Nova Scotia

Nova Star seizure ordered by U.S. Federal Court due to unpaid bills

CBC News has obtained court documents that show the U.S. Federal Court has ordered the seizure of the Nova Star ferry following complaints from a company that says it is owed close to $200,000 for pilot fees.

Nova Star Cruises says it has paid 'most of its supplier costs' and plans to pay the rest

A U.S. Federal Court in Portland has ordered the seizure of the Nova Star ferry following complaints from a company that says it is owed close to $200,000 for pilot fees. (Angela MacIvor/CBC)

A U.S. federal court has ordered the seizure of the Nova Star ferry following complaints from a company that says it is owed close to $200,000, court documents show. 

CBC News has obtained the U.S. District Court order to the U.S. Marshals Service to take possession of the ship operated by Nova Star Cruises.

The ferry provided daily passenger service across the Gulf of Maine between Yarmouth, N.S., and Portland, Maine, from June until mid-October.

The "Warrant for the Arrest of the Vessel" ordered the seizure of the MV Nova Star, "her engines, boilers, tackle, appurtenances, electronics, or other property." 

It says an individual or corporation has 14 days to make a claim to the seized property. A copy of the document, which was provided to CBC News by the Portland Press Herald, is dated Oct. 30 in Portland. 

61 trips since August

A spokesperson for Nova Star Cruises said the company will not be doing interviews, but a short statement was issued.

"Nova Star Cruises has paid most of its supplier costs. We plan to pay all our suppliers as we have done over the past two seasons," the statement said.  

A company that provides pilot services to the ferry, Portland Pilots, told the court it hadn't been paid since Aug. 17 and showed invoices totalling $195,898 US. 

The court documents say Nova Star Cruises paid pilots $3,198 for each transit until Aug. 16 but not for 61 trips after that. 

The news comes just days after the provincial government announced it is in negotiations with Bay Ferries to run the ferry service next year.

Nova Scotia's minister of transportation says he found out about the seizure through the media.

"With last week's announcement, the province effectively ended its relationship with Nova Star‎. We fulfilled our $13-million financial commitment to Nova Star‎ Cruises and are now working to get an agreement in place with Bay Ferries, the new operator," Geoff MacLellan said in a statement.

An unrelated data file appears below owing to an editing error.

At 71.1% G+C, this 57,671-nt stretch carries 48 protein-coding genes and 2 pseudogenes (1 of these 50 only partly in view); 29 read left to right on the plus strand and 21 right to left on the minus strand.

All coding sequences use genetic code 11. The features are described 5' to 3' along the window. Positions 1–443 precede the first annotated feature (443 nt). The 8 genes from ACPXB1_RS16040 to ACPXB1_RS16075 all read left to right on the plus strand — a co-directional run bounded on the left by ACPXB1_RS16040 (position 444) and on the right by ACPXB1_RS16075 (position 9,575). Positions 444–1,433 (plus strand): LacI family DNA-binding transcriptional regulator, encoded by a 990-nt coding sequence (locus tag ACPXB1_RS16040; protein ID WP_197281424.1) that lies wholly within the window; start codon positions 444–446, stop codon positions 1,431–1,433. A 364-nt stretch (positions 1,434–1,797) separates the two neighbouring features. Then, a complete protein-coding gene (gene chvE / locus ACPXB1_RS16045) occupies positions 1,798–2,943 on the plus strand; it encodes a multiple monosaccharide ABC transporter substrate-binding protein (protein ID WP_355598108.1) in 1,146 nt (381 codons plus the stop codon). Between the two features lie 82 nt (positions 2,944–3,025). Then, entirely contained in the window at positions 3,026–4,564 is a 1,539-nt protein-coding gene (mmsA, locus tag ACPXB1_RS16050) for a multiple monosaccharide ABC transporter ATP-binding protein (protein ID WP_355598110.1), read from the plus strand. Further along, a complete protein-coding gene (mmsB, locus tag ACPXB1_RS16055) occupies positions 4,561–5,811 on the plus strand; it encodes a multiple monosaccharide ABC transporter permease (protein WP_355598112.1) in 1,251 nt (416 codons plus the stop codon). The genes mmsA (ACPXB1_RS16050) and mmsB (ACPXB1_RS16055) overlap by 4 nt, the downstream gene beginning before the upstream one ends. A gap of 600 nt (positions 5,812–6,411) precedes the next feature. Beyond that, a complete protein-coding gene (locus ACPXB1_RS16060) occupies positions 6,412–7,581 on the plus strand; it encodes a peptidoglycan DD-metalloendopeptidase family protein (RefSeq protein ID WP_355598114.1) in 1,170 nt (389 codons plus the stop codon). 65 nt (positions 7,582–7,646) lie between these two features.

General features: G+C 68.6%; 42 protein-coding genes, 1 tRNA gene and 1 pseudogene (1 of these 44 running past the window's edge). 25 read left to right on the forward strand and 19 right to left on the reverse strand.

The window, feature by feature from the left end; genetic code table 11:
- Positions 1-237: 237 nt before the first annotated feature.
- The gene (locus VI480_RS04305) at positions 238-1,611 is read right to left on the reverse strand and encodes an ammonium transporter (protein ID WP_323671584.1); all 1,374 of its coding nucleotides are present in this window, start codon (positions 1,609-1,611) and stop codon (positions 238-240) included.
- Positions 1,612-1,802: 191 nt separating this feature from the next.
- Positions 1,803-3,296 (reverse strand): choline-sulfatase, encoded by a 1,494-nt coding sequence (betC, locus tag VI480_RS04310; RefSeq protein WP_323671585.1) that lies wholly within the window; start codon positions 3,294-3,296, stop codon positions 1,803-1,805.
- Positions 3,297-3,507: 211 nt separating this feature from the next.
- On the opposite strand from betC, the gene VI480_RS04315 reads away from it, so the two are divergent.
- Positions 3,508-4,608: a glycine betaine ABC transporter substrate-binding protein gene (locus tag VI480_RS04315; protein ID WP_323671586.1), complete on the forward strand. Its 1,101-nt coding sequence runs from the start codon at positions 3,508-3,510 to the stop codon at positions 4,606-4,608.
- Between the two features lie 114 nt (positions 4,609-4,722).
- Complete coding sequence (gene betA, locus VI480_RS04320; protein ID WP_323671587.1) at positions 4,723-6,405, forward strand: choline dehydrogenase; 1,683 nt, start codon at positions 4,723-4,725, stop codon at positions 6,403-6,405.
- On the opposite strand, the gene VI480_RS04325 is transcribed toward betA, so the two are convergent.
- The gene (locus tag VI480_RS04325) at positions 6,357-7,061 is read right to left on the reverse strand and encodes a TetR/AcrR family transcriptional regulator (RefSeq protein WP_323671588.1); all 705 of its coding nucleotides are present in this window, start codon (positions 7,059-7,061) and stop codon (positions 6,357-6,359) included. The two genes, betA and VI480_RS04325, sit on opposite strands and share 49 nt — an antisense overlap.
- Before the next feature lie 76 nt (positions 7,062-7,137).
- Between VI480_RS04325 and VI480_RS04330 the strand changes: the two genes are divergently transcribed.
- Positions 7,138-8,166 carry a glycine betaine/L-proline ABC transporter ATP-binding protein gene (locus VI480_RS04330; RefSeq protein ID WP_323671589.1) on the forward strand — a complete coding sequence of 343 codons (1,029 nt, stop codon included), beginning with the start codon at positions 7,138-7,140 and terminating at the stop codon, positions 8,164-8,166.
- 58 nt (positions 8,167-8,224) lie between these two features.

Losing hope of payment

Mark Usinger, president of AL Griffin Inc. in South Portland, supplied equipment for the ship and says he hasn't been paid at all this season.

He says the family-run business is owed almost $13,000 for work that included providing sheets of steel and parts to repair shower facilities on the ship.  

"We've never stiffed any of our suppliers one penny. What it does is it hurts our ability to make other purchases and it hurts our personal finances because we have to move money around from personal finances to cover things when there's shortfalls," he said.

​The Nova Star made its last sailing of this season on Oct. 14.

The court documents say the Nova Star is expected to leave Portland within a few days.

The beleaguered Nova Star Cruises has received a total of $41.5 million from the Nova Scotia government. It hit the $13-million subsidy cap earlier this year and received the remaining $1.9 million promised by the Nova Scotia government to pay its operating bills after sailings finished. 

Passenger service didn't meet goals

Usinger says he stopped providing services to the company at the end of the summer because it hadn't paid its bill but with this weekend's reports of creditors owed thousands, he told CBC News he is losing hope he ever will receive the money. 

"Down here they keep saying, well everybody is going to be paid in full. The money came from the Canadian government, that last payment, and not a penny has gone out to anyone that I've heard of."

The Nova Star ferry missed its passenger goals both years it's been in service. The number of passengers this year fell to 51,038, down from its inaugural year in 2014 when 59,018 passengers used the ferry.

Kevin Lacey, director of the Atlantic Chapter of the Canadian Taxpayers Federation, says the move to actually seize such a sizable asset is a bad sign.

"It speaks volumes about the financial health of the operator and also the health of the service generally. After all the millions of dollars we've put into the ferry," he said. 

"If $13 million this year to this ferry service couldn't keep it out of financial trouble how much money is it going to cost us next year to keep the boat in the water and keep it operating?"

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